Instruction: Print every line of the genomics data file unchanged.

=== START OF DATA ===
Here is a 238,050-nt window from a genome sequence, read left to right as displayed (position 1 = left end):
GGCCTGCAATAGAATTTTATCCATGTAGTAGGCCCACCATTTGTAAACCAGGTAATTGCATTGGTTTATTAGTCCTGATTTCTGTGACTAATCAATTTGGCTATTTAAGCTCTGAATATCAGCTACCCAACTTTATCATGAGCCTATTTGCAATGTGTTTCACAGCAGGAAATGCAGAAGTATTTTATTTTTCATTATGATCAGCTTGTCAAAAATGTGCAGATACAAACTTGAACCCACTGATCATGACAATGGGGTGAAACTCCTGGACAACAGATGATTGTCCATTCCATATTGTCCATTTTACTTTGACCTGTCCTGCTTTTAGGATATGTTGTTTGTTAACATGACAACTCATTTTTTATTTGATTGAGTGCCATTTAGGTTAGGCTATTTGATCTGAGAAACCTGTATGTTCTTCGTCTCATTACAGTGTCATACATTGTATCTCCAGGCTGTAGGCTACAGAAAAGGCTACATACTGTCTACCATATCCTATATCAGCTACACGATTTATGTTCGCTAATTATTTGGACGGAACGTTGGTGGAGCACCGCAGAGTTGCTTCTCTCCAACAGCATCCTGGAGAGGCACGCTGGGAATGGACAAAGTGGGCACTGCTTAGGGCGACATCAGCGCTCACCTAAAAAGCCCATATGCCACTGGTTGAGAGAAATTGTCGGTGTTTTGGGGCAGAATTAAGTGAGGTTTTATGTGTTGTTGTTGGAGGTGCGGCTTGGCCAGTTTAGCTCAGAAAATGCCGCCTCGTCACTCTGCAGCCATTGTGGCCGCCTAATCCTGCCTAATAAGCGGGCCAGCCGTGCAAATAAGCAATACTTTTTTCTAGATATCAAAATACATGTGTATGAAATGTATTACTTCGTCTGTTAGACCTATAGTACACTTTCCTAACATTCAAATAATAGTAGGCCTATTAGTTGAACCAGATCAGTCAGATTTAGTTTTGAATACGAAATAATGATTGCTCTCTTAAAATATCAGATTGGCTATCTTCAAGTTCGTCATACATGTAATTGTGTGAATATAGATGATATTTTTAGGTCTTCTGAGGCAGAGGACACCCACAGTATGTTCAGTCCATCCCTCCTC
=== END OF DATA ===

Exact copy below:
Here is a 238,050-nt window from a genome sequence, read left to right as displayed (position 1 = left end):
GGCCTGCAATAGAATTTTATCCATGTAGTAGGCCCACCATTTGTAAACCAGGTAATTGCATTGGTTTATTAGTCCTGATTTCTGTGACTAATCAATTTGGCTATTTAAGCTCTGAATATCAGCTACCCAACTTTATCATGAGCCTATTTGCAATGTGTTTCACAGCAGGAAATGCAGAAGTATTTTATTTTTCATTATGATCAGCTTGTCAAAAATGTGCAGATACAAACTTGAACCCACTGATCATGACAATGGGGTGAAACTCCTGGACAACAGATGATTGTCCATTCCATATTGTCCATTTTACTTTGACCTGTCCTGCTTTTAGGATATGTTGTTTGTTAACATGACAACTCATTTTTTATTTGATTGAGTGCCATTTAGGTTAGGCTATTTGATCTGAGAAACCTGTATGTTCTTCGTCTCATTACAGTGTCATACATTGTATCTCCAGGCTGTAGGCTACAGAAAAGGCTACATACTGTCTACCATATCCTATATCAGCTACACGATTTATGTTCGCTAATTATTTGGACGGAACGTTGGTGGAGCACCGCAGAGTTGCTTCTCTCCAACAGCATCCTGGAGAGGCACGCTGGGAATGGACAAAGTGGGCACTGCTTAGGGCGACATCAGCGCTCACCTAAAAAGCCCATATGCCACTGGTTGAGAGAAATTGTCGGTGTTTTGGGGCAGAATTAAGTGAGGTTTTATGTGTTGTTGTTGGAGGTGCGGCTTGGCCAGTTTAGCTCAGAAAATGCCGCCTCGTCACTCTGCAGCCATTGTGGCCGCCTAATCCTGCCTAATAAGCGGGCCAGCCGTGCAAATAAGCAATACTTTTTTCTAGATATCAAAATACATGTGTATGAAATGTATTACTTCGTCTGTTAGACCTATAGTACACTTTCCTAACATTCAAATAATAGTAGGCCTATTAGTTGAACCAGATCAGTCAGATTTAGTTTTGAATACGAAATAATGATTGCTCTCTTAAAATATCAGATTGGCTATCTTCAAGTTCGTCATACATGTAATTGTGTGAATATAGATGATATTTTTAGGTCTTCTGAGGCAGAGGACACCCACAGTATGTTCAGTCCATCCCTCCTC